For fun I read Storm in the Village (#3 in the Fairacre series) and Over the Gate (#5) by Miss Read. I took advantage of  one of's free audiobooks (as long as schools are closed) and listened to My Ántonia by Willa Cather. I'm still processing it and hope to write a review for my next post. 

Twice a week, we've been watching some of our favorite DVDs of Perry Mason and Murder She Wrote. We watched the second Lord of the Rings movie, The Two Towers. I also rented Snipped in the Bud, a Hallmark mystery when I needed some quiet and alone time. (My husband and son stay miles away when there's a Hallmark movie on!)

Are you reading anything good lately? I hope you are all safe and well.


Friday, March 13, 2020

On Reading Well by Karen Swallow Prior

Many reviewers gave On Reading Well a lower rating because “Prior did not convince them to read any of the books.” But they missed the point. Prior was making the case for the Great Books as teachers of virtue and she does a fine job. The introductory chapter is worth the price of the book.

It is not enough to read widely. One must also read well. One must read virtuously. The word virtue has various shades of meaning, but in general, virtue can most simply be understood as excellence.

Reading virtuously means, first, reading closely, being faithful to both text and context, interpreting accurately and insightfully. Indeed, there is something in the very form of reading – the shape of the action itself – that tends toward virtue. The attentiveness necessary for deep reading (the kind we practice in reading literary works as opposed to skimming news stories or reading instructions) requires patience. The skills of interpretation and evaluation require prudence. Even the simple decision to set aside time to read in a world rife with so many other choices competing for our attention requires a kind of temperance.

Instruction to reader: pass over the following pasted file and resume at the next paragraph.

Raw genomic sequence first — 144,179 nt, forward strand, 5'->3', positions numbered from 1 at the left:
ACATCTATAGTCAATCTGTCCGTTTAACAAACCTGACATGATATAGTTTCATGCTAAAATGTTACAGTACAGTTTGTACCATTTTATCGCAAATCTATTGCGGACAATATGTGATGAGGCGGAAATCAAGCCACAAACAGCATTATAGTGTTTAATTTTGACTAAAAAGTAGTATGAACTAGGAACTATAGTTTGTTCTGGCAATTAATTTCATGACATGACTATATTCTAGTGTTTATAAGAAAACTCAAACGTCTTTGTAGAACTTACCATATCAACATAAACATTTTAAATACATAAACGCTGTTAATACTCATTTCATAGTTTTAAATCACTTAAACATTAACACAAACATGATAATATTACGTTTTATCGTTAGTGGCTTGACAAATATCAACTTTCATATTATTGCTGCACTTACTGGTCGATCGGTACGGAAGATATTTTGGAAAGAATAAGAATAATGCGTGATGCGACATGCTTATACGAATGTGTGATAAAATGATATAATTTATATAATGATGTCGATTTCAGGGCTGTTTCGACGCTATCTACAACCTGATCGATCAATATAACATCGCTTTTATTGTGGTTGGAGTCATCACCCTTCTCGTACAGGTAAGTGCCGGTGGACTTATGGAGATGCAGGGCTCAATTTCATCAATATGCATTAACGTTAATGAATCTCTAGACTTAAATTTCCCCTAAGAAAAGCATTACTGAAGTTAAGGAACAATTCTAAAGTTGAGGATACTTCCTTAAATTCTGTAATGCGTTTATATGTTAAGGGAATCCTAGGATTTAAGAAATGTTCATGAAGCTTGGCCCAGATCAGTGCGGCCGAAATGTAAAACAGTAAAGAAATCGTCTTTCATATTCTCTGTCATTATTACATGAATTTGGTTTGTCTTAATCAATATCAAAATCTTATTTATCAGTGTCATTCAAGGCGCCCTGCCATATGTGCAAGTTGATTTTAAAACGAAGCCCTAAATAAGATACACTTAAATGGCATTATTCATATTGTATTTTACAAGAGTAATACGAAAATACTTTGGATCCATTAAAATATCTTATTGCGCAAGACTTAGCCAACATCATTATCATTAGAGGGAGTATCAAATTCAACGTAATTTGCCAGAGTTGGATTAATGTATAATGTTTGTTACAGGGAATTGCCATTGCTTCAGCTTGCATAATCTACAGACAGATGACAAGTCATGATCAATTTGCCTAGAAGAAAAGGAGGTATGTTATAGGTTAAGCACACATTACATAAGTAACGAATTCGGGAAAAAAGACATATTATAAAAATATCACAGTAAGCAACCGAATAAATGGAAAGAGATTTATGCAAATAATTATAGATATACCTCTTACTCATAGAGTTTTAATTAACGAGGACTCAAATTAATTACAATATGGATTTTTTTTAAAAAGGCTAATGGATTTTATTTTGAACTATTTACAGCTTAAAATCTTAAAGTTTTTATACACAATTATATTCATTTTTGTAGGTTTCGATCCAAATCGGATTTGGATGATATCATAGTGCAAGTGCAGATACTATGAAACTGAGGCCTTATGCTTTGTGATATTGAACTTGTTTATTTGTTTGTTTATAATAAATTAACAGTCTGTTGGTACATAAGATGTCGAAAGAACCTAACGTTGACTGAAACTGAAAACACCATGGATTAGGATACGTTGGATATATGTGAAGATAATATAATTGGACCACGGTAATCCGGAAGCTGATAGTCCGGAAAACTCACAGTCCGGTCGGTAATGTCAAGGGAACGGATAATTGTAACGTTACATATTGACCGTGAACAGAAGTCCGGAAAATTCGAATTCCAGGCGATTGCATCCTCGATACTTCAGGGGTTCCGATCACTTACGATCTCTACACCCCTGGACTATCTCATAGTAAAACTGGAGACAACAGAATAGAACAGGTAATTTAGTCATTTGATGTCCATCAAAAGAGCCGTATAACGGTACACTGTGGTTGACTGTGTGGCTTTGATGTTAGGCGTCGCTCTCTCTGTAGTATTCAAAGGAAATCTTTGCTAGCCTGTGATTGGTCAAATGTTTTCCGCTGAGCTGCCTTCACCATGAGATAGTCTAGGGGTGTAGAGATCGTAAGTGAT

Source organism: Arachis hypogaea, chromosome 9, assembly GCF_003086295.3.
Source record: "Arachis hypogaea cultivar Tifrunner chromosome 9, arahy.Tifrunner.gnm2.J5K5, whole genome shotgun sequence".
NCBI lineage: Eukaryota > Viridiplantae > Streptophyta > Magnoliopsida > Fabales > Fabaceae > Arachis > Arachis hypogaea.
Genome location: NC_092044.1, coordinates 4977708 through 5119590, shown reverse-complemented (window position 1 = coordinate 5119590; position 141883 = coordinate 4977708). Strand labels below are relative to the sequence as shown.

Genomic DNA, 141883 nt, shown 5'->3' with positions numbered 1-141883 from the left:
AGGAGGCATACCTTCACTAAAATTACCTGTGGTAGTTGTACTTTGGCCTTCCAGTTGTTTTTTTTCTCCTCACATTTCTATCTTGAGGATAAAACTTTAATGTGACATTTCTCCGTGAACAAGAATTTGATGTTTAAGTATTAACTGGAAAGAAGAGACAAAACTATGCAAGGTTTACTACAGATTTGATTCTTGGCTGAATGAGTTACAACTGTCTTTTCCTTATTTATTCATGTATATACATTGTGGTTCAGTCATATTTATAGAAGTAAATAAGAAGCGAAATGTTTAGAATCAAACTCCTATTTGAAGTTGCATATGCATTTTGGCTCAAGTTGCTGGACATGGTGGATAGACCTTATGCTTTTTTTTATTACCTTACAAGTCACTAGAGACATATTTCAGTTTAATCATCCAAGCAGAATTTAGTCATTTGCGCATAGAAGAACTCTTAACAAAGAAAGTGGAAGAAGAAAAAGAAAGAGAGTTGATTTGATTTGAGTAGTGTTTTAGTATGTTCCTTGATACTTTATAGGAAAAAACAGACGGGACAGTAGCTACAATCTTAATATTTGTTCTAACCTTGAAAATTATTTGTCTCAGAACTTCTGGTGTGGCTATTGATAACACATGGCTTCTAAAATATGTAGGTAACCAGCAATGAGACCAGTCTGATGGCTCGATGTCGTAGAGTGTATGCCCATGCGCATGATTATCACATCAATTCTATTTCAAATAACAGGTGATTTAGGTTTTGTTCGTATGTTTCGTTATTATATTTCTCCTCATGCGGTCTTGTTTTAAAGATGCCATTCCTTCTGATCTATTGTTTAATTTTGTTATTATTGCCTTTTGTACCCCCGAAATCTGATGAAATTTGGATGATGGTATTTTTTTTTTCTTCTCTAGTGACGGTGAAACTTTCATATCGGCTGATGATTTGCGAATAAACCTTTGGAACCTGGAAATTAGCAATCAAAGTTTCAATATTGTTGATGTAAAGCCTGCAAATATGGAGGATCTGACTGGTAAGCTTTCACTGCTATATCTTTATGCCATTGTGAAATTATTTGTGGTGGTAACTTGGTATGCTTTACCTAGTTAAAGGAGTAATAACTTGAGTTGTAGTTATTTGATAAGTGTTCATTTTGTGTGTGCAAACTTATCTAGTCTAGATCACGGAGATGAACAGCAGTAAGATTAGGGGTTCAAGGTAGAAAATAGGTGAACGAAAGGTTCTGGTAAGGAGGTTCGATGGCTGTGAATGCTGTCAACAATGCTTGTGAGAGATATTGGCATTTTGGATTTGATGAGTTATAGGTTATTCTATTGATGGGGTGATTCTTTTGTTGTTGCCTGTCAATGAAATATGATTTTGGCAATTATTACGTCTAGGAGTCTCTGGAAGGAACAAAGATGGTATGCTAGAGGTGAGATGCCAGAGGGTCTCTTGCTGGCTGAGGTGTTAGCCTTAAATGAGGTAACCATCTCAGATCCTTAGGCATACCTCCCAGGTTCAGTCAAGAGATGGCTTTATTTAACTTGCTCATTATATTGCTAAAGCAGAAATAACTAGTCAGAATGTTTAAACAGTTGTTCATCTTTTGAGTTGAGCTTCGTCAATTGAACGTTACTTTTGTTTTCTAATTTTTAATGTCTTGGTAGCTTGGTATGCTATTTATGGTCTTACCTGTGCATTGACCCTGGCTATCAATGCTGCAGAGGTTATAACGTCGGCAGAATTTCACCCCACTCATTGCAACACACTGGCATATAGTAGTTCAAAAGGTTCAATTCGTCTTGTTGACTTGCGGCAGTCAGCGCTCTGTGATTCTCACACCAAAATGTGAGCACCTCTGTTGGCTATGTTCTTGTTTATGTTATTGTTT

Therefore, even as you seek books that you will enjoy reading, demand ones that make demands on you: books with sentences so exquisitely crafted that they must be reread, familiar words used in fresh ways, new words so evocative that you are compelled to look them up, and images and ideas so arresting that they return to you unbidden for days to come.

After the intro, Prior presents ten chapters, each one linking a specific virtue with a famous classic. Some novels teach by showing the protagonist making good choices (Christian demonstrating diligence in Pilgrim’s Progress). Others show the necessity of a particular virtue by showing characters who make bad choices (Jay Gatsby's lack of temperance). My favorite was the discussion of chastity based on Ethan Frome. When I read the book years ago, I was oblivious to many of the important themes that Prior brings out in her analysis.

I did not understand Silence by Shusako Endo any better after reading Prior’s chapter on faith, but I thoroughly enjoyed her insights into Anne Elliott’s patience and Huck Finn’s courage. And I gained a much greater appreciation for several books and authors that I had dismissed as “not my style,” especially Flannery O’Connor.


Friday, March 6, 2020

What I Read and Watched in February

I promised myself I wouldn't rush through books this year, but greed took over when I signed up for the Kindle Unlimited trial. I ended up gorging on seven D.E. Stevenson novels: The Empty World, The Tall Stranger, Peter West, Five Windows, Amberwell (re-read), Summerhills, and Still Glides the Stream. I disliked Peter West, but Five Windows was a new favorite (reviewed here).

Also on my KU stack was On Reading Well by Karen Swallow Prior, Evangelism as Exiles: Live on Mission as Strangers in Our Own Land by Elliot Clark and Kidnapped (audio book) by R.L. Stevenson. Kidnapped was the hardest to finish because I was unfamiliar with the current events of that time which were frequently mentioned.

The only physical book I read (apart from my Bible) was A Diary of Private Prayer by John Baillie, which I hope to re-read often. (reviewed here)

On the movie front, I watched a guy movie for my husband's birthday, Ford vs. Ferrari, which was surprisingly interesting and not as profane as I expected. A few days later we hooked up our Brazilian cable TV and could find nothing to watch (surprise!); we ended up watching the DVD of The Fellowship of the Ring, which is always a pleasure.


Friday, February 28, 2020

A Diary of Private Prayer by John Baillie